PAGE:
Mrs Robinson’s Disgrace

In Kate Summerscale’s latest work of non-fiction, we are invited to consider Mrs Isabella Robinson as the original Madame Bovary, a woman whose poor choices in marriage coupled with her compulsive desire for an exciting life, led her into all sorts of desperate liaisons. To compound the error of her ways, Isabella Robinson kept an intimate diary, recording her thoughts and feelings and, somewhat coyly, the events that occurred between her and her paramours. The diary was an important player in her situation, as necessary and significant as the men themselves. It gave Mrs Robinson the sensation of being in touch with a ‘truer’ self, and of watching that self grow and flourish, in suffering and in pleasure. But alas, it was also to be the instrument of her downfall in the law courts, evidence of a new and ambiguous type, in the equally new and uncertain world of divorce.

Isabella Robinson is a woman who makes hasty marriages, and the one she is in when the story begins is a misalliance that she reproaches herself for – she allowed herself to be talked into it. But at the same time, Summerscale shows us in no uncertain terms that the mid-1800s were a dreadful era for women, who had no rights, no possibility of earning a living, and who were tied hand and foot in all matters of behaviour. Before this marriage, Isabella was a widow with a small child; her options were extremely limited. And she wanted adventure. It was probably not that hard to talk herself into marriage with Henry Robinson, a man of bad temper and avarice, who would sit in the gallery during court proceedings for the simple pleasure of watching the downfall of other men. He was ambitious, an engineer busily trying all sorts of get rich quick schemes in the developing markets of the wider world. So he wasn’t often home.

While the family was living in Edinburgh, Isabella Robinson made the acquaintance of Edward Lane, a lawyer soon to turn doctor, and his family – his sweet ‘innocent’ wife, Mary and her delightfully sociable mother, Lady Drysdale. Lady Drysdale ran the equivalent of a salon, hosting the intellectuals of the day, and all sorts of interesting individuals walk through the pages of this book, ushered in by the burgeoning network of new thinkers – among them Charles Darwin, George Eliot, and the less well-known to us George Combe. George Combe had an important role to play in the unfolding drama, as a specialist in phrenology. This is a now discredited science that believed people’s characters could be read from the bumps in their skulls. Isabella’s skull boded no good – she was reckless, much desiring the good opinion of others, and cared little for convention. A recipe for disaster, in other words. In fact, Isabella was more than ready to fulfil this prophesy by falling quickly into a profound infatuation with Edward Lane, whom she thought ‘fascinating.’ For a long time the relationship was quite chaste and friendly – much to her frustration. She was forced to fall back on the insipid young men who came to tutor her sons for shreds of affectionate regard. There were not that many shreds available.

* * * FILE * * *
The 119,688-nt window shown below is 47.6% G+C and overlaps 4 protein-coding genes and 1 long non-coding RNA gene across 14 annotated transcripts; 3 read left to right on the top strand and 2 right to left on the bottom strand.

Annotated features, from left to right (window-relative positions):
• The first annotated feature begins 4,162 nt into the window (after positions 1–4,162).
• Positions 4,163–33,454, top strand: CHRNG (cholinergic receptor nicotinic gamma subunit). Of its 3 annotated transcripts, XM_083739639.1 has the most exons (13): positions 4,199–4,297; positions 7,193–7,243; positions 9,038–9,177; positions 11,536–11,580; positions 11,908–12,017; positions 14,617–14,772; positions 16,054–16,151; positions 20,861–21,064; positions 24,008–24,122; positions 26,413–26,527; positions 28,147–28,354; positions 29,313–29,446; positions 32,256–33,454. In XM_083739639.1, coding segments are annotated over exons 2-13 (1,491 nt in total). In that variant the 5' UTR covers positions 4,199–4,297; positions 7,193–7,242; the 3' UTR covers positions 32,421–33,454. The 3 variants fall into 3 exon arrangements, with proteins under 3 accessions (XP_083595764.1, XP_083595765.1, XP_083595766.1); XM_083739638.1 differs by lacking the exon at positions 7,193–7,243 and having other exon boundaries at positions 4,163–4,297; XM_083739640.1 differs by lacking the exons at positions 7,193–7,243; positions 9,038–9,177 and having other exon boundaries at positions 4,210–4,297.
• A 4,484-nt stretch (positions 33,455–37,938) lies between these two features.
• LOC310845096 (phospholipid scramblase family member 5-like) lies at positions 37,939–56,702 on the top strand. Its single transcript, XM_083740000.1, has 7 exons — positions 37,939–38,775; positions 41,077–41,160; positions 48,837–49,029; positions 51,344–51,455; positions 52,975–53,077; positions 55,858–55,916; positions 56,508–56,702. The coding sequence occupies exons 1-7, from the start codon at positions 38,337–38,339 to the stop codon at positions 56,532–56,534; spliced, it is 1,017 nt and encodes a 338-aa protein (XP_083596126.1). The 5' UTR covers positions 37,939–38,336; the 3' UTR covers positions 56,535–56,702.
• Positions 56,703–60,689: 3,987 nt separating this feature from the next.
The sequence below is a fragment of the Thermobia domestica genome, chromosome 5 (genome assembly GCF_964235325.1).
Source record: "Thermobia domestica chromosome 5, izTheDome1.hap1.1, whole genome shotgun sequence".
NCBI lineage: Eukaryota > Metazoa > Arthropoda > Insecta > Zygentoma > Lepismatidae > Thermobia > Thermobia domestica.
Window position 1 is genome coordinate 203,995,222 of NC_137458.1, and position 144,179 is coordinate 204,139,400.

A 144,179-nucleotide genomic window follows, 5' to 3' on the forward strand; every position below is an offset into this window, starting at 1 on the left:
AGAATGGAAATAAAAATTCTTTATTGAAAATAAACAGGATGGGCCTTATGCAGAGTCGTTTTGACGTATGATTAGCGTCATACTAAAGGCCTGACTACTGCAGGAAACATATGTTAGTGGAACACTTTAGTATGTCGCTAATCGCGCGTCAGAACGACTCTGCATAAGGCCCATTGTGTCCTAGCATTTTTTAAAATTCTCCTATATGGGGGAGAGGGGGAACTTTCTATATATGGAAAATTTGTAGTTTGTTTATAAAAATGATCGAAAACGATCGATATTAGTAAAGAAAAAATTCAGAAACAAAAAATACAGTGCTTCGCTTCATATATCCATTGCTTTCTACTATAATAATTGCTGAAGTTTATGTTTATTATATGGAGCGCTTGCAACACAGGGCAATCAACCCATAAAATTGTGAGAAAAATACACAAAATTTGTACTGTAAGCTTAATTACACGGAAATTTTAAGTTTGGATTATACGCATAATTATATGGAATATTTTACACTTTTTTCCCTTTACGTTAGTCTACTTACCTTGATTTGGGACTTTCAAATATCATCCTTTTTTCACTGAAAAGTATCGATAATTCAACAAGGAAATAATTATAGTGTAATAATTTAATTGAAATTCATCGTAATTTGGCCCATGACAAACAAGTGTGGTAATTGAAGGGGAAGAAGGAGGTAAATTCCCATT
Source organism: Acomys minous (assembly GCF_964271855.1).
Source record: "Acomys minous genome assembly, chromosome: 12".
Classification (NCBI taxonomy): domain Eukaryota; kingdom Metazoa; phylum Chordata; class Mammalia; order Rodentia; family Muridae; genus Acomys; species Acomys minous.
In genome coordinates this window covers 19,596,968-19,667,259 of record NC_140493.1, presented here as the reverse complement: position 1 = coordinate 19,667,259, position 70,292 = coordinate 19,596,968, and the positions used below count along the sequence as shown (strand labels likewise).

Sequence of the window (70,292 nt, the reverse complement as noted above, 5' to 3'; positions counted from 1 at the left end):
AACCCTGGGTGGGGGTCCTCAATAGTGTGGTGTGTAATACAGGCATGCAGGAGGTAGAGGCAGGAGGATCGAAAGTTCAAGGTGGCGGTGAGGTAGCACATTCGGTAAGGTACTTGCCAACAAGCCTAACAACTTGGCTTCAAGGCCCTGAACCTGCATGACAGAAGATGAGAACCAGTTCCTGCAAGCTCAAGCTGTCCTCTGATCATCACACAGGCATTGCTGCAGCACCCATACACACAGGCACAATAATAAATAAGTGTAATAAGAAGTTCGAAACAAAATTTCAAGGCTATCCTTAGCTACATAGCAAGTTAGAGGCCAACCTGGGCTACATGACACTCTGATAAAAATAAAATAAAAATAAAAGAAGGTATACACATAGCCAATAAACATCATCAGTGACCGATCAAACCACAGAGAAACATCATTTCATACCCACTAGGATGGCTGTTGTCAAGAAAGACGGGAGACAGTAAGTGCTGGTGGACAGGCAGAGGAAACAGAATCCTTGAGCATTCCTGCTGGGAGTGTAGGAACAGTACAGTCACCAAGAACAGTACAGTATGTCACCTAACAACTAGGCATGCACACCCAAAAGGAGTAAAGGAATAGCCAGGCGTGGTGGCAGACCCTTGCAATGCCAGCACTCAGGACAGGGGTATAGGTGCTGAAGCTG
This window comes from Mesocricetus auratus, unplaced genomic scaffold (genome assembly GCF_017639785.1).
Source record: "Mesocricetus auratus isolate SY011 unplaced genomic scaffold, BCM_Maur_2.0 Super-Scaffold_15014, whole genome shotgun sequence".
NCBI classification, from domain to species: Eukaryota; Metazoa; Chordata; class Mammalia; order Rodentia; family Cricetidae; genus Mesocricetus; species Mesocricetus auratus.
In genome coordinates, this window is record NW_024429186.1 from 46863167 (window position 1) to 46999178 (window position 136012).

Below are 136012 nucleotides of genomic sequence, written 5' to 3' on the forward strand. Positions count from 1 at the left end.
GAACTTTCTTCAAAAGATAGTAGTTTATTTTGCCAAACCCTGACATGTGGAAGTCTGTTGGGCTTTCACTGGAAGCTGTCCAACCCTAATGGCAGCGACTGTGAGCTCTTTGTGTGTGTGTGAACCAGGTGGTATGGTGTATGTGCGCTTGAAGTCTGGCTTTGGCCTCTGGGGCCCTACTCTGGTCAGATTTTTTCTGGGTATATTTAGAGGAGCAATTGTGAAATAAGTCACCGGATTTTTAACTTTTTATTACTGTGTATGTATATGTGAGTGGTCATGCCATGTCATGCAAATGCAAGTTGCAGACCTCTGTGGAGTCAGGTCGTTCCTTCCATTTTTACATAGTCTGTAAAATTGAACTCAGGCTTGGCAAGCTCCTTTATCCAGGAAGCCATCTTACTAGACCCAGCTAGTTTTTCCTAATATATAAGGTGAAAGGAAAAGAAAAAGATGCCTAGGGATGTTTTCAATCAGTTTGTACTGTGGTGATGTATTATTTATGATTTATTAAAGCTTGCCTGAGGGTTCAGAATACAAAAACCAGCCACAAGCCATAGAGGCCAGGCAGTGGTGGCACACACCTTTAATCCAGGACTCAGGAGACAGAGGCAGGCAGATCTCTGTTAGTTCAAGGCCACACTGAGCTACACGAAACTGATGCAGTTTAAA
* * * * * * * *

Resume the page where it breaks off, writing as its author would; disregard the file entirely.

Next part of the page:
In the meantime, Edward Lane had qualified as a hydropath, another of those outmoded sciences, one that was regarded with the distrust of alternative medicine even in its day. The belief was that water had all sorts of balancing effects on the nervous system, and by a schedule of hot and cold baths and their variations, in a safe, welcoming and stimulating environment, the patient could be returned to serenity. As ever, the alternative approach, whatever the value of the actual treatment, probably did do a lot of good by nurturing patients with accessible and forthcoming doctors and providing a secure, healing environment. Well, Isabella visited regularly, in the hope of her own kind of healing. Out of the blue, during one such visit, Edward Lane returned her affection. Quite what occurred between them we will never know, as the rhapsodic rhetoric of the diary promises much but delivers only innuendo. And in any case, Edward Lane soon seemed to come to his senses and withdrew his affection entirely from poor old Isabella. But of course, it had to be after this that she fell ill, probably with diptheria, and Henry, going through her drawers in search of cold hard cash while she was in a delirium, found the diary.

Kate Summerscale is brilliant at court cases, and I will leave off recounting the events of the book here so that readers can enjoy her parsing intelligence to the full. There are two points that I wanted to ponder, the first coming from a review in The Spectator in a comment I so wish I had thought of myself. The review suggests that Isabella Robinson is as much like Dorothea Brooke in Middlemarch as Emma Bovary, a woman who is seeking the stimulation of intellectual learning, but who ends up being met with uncertain romantic adventures. This is brilliant only I can’t quite get to the bottom of it. The environment in which the events of the book take place – the setting that Mrs Robinson craves – is an intellectually innovative one. She loves Edward Lane as much for his stimulating conversation as for his personal qualities. Would she have been happier if she could have had more reliable access to intellectual endeavour? Was Mrs Robinson an intellectual manqué as Dorothea Brooke is? Well no, not really. But she wanted to be proud of herself, to view herself as something more than the ordinary, ageing woman she was, and romantic adventure has traditionally been the only adventure open to women.